Poadrim From Norway, joined exactly 7 years ago today! , 174 posts, RR: 0 Posted (4 years 2 months 1 week 2 days 22 hours ago) and read 7568 times:
I was thinking about fuel/operating costs (for some unknown reason...) and one thing got me thinking.
A 747 flies LHR-SFO and first cruise altitude is 32000ft and then climb to, say, 38000ft.
When programing the FMC (if I got it right!) The computer asks for a optimum cruise altitude(?) but you start at 32000ft does the pilots tune in 38000ft in with the autopilot from the start or must they change as they go?
Does this make sense?
Good judgment comes from experience. Good experience comes from someone else's bad judgment.
arniepie From Belgium, joined Aug 2005, 1287 posts, RR: 1
Reply 1, posted (4 years 2 months 1 week 2 days 22 hours ago) and read 7551 times:
I don't know 100% sure but I'm pretty certain that the FMC gives both an optimum altitude ,which offcourse will steadily increase during flight because the plane gets lighter (depending on atmospheric conditions and CI) , and a Maximum altitude.
But The pilot has to eventually dial in the height (below MAX ALT) in the FMC according to his flight plan and ultimately the height he is directed to by ATC.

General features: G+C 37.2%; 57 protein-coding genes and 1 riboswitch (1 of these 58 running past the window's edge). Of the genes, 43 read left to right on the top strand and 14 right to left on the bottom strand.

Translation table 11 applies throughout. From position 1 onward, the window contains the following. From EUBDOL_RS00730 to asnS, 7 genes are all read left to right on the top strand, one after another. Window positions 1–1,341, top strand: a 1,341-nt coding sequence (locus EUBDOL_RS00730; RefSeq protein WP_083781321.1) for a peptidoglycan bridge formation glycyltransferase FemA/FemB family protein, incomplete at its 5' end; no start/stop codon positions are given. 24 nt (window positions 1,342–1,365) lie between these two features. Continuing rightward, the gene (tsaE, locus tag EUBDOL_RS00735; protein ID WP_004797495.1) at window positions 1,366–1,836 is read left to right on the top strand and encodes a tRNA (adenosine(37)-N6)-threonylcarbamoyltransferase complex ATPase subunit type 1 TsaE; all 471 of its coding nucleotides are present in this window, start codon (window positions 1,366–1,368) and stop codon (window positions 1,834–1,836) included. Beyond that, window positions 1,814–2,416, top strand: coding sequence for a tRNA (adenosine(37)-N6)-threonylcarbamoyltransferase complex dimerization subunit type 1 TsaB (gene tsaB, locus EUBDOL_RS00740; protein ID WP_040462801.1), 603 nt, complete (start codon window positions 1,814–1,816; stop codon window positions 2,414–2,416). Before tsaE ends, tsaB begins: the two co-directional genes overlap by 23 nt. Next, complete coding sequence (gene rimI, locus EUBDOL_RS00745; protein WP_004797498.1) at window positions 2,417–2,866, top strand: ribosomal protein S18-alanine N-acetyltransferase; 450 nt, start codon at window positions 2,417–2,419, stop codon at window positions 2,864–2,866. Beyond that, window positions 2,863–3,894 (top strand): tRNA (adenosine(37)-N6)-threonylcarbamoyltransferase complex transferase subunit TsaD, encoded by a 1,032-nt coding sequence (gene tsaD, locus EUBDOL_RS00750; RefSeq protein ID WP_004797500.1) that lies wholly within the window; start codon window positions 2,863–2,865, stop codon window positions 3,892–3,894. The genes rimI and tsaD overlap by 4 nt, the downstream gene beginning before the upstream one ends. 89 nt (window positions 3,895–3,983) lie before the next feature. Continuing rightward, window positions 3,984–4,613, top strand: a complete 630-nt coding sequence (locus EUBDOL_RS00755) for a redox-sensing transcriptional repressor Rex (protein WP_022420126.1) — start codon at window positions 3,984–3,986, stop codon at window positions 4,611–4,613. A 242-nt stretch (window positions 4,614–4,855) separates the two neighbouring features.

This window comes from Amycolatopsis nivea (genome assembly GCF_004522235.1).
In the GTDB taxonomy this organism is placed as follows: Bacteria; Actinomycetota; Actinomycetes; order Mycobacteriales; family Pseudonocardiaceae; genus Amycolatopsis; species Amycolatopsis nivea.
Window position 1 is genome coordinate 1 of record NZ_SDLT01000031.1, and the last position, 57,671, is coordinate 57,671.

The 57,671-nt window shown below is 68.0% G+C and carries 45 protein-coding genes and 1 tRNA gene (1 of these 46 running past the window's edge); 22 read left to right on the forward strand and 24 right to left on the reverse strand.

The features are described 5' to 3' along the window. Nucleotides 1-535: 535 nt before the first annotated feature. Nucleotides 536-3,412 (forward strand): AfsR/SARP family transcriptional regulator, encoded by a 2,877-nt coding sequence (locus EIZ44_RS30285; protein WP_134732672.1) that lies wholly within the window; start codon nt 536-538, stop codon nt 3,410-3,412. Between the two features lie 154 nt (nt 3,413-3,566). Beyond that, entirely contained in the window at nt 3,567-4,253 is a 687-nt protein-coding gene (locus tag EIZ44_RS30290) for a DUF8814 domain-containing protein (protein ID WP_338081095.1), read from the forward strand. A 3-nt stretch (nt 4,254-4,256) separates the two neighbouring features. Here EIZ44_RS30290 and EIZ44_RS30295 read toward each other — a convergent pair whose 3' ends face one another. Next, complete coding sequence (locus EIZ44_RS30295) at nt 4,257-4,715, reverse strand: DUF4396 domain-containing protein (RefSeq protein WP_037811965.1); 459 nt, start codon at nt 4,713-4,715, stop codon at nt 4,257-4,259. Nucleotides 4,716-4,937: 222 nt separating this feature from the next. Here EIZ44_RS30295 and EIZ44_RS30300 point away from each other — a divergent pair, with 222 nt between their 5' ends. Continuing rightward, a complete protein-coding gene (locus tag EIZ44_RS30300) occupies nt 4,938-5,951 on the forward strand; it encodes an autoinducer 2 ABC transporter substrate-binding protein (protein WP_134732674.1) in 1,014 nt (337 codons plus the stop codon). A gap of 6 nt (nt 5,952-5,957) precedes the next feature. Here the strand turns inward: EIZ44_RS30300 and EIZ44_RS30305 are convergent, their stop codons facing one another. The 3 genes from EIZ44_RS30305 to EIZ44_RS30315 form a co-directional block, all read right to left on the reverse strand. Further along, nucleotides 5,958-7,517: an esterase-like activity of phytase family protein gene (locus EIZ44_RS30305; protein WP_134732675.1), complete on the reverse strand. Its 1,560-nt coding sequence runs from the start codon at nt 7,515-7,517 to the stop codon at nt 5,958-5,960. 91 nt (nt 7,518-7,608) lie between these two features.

If in the course of the flight they want to go to a higher/lower altitude they always have to get clearance first from ATC, afterwards they can go and fly to this new , usually higher, Altitude, the plane will not do it in itself , the pilots have to dial in a new altitude on the MCP(?) and I believe also in one of the pages on the FMC (eg, vnav-page).
Max Q From United States of America, joined May 2001, 5901 posts, RR: 19
Reply 2, posted (4 years 2 months 1 week 2 days 21 hours ago) and read 7543 times:
The Flight Management Computer (FMC) will be loaded by the Pilots with the Aircrafts zero fuel weight, it automatically calculates the gross weight by adding the fuel on board.
With this information loaded the enroute winds (also loaded in the FMC) will also be considered.
On the 757 and 767 that I fly the computer will then give you three altitudes to consider Max, Optimum and Recommended.
The FMC also considers the outside air temperature, if it is warmer than planned, your altitude capability is lower and vice versa.